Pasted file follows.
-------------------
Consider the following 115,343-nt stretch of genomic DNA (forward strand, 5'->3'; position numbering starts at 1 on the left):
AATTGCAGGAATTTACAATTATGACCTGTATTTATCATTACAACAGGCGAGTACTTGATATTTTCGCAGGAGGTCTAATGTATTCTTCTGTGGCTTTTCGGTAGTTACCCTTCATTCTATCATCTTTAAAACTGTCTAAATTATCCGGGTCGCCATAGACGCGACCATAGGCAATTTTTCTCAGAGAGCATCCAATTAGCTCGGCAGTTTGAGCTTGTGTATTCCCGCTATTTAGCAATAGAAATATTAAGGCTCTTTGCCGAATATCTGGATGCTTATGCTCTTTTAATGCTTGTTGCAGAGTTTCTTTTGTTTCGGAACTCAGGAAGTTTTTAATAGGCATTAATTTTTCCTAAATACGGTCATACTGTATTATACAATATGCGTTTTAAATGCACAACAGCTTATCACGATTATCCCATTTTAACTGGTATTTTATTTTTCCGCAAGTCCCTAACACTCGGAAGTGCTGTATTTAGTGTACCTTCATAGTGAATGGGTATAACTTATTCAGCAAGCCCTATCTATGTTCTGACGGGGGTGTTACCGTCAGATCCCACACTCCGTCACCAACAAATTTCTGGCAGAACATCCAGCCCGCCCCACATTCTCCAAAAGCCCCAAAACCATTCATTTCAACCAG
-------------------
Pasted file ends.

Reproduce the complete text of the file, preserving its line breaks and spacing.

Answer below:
Consider the following 115,343-nt stretch of genomic DNA (forward strand, 5'->3'; position numbering starts at 1 on the left):
AATTGCAGGAATTTACAATTATGACCTGTATTTATCATTACAACAGGCGAGTACTTGATATTTTCGCAGGAGGTCTAATGTATTCTTCTGTGGCTTTTCGGTAGTTACCCTTCATTCTATCATCTTTAAAACTGTCTAAATTATCCGGGTCGCCATAGACGCGACCATAGGCAATTTTTCTCAGAGAGCATCCAATTAGCTCGGCAGTTTGAGCTTGTGTATTCCCGCTATTTAGCAATAGAAATATTAAGGCTCTTTGCCGAATATCTGGATGCTTATGCTCTTTTAATGCTTGTTGCAGAGTTTCTTTTGTTTCGGAACTCAGGAAGTTTTTAATAGGCATTAATTTTTCCTAAATACGGTCATACTGTATTATACAATATGCGTTTTAAATGCACAACAGCTTATCACGATTATCCCATTTTAACTGGTATTTTATTTTTCCGCAAGTCCCTAACACTCGGAAGTGCTGTATTTAGTGTACCTTCATAGTGAATGGGTATAACTTATTCAGCAAGCCCTATCTATGTTCTGACGGGGGTGTTACCGTCAGATCCCACACTCCGTCACCAACAAATTTCTGGCAGAACATCCAGCCCGCCCCACATTCTCCAAAAGCCCCAAAACCATTCATTTCAACCAG